Over the past 30 years the production of gold has essentially matched population growth.12 Mining and recycling produces 3500 tons/year, and is offset by 2500 ton yearly demand for gold (excluding investment demand). Jewelry can be recycled and gold isn't really consumed, compared to oil for example, which is destroyed in use. Therefore, every year the amount of useable gold above ground increases by about 1.3%. However production has already peaked so any projections far into the future should incorporate a yearly diminishing production number.
Population growth is also slowing down, from 2.2% in the 60's to 1.1% in 2009. It's impossible to make reliable predictions far into the future, but at least for the next decade I would expect gold production to stay in line with population growth. It's important to note this type of parity wasn't always the case. For the last 4000 years gold production actually exceeded population growth, causing a 7x increase in the amount of above-ground gold per person.1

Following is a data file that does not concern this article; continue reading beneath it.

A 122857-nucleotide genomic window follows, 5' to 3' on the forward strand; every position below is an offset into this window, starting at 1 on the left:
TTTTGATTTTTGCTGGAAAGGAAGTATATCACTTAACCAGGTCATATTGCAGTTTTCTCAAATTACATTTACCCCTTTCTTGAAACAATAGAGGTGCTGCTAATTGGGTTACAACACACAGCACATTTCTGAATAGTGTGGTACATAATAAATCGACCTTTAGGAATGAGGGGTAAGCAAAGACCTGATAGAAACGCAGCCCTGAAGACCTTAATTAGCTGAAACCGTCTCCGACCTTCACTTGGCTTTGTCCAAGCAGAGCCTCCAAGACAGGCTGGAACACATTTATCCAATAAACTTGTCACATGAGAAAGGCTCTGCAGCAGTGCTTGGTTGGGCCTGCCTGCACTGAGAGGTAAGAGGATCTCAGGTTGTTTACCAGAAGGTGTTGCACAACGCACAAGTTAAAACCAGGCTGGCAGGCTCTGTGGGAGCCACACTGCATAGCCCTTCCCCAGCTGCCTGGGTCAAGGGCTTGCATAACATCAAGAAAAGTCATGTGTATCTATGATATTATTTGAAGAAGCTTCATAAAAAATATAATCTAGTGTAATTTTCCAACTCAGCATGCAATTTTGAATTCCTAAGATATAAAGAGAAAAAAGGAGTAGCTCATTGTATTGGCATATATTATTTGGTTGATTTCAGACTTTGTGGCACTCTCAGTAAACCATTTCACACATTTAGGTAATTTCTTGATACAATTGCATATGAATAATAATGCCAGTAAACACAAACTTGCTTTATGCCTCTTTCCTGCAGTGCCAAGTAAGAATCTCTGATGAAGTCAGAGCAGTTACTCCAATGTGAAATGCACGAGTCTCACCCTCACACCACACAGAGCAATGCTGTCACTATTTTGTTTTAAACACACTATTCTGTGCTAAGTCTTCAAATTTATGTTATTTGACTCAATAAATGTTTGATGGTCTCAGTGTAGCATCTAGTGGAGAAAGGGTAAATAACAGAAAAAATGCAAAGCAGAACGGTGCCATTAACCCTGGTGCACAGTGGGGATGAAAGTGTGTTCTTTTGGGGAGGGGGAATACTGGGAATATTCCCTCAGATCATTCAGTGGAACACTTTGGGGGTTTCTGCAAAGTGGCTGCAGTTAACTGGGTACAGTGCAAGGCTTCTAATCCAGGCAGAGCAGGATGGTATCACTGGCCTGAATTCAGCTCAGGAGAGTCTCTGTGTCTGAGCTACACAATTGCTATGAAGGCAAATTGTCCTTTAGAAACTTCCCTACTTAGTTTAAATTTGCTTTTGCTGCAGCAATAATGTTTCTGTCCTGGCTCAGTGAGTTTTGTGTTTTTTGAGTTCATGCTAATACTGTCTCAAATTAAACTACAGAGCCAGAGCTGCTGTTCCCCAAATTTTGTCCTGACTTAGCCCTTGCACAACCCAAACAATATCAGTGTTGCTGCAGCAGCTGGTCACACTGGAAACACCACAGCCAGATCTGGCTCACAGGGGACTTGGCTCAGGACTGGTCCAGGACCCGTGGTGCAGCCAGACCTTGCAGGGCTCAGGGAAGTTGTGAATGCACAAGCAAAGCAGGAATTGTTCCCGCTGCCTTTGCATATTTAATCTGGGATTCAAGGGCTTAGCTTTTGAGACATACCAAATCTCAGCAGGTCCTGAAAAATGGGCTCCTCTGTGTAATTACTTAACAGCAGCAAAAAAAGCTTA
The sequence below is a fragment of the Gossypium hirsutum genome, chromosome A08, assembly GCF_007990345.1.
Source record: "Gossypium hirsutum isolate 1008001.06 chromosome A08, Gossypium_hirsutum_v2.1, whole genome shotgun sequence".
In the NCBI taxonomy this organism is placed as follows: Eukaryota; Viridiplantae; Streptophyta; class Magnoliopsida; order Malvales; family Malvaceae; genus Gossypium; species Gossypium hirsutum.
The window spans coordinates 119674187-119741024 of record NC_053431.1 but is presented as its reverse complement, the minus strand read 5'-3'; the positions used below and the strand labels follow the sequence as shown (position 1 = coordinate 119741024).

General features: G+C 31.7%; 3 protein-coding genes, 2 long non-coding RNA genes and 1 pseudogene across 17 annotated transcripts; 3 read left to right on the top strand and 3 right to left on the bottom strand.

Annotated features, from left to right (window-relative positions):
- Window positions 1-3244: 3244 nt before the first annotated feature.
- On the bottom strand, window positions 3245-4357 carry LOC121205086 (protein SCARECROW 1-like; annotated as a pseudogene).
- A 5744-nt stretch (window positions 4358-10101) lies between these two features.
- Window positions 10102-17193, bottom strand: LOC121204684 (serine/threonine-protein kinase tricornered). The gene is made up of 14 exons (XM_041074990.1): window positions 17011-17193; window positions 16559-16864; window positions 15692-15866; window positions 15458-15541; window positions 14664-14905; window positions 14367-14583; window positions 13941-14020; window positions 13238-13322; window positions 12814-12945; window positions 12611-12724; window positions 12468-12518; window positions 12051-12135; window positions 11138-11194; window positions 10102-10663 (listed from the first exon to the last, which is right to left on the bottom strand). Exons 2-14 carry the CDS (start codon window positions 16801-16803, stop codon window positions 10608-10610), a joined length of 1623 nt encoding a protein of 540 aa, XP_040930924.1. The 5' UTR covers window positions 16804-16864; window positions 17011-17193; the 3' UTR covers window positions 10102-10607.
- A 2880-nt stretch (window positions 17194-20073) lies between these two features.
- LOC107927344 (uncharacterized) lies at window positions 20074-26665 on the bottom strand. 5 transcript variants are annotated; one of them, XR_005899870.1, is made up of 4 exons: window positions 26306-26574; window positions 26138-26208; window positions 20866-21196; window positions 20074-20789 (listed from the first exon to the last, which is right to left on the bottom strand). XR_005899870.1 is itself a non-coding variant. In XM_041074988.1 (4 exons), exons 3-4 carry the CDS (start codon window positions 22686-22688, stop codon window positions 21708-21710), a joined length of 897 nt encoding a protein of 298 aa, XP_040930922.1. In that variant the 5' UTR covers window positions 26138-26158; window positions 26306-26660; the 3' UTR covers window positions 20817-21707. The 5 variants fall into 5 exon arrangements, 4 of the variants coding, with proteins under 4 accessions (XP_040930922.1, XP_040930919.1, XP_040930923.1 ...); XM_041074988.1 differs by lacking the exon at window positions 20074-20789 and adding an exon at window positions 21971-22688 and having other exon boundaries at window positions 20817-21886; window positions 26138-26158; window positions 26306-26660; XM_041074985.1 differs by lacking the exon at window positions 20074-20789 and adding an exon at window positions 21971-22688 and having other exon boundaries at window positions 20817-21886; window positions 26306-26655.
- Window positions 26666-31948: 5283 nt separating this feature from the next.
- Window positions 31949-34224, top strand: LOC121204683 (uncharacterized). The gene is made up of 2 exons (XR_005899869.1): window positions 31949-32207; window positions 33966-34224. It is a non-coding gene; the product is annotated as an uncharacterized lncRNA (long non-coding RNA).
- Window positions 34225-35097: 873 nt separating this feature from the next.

Before man started digging for precious metals, there was about 17.5 times more silver than gold beneath the surface.10
2000BC -> 300BC the amount of silver in circulation has been 10x the amount of gold1 while the gold price has been 15x the price of silver. Since both were utilized exclusively for jewelry and money, this 50% premium (over the 10x price you would expect) indicates gold has been perceived to be better. Gold is prettier and easier to transport or store.
300BC -> 1900AD large deposits of silver were extracted and the amount of above-ground silver in relation to gold rose from 10x to 16x.1 Because of mandated exchange rates, the price ratio remained around 15x until gold started to take off around 1873.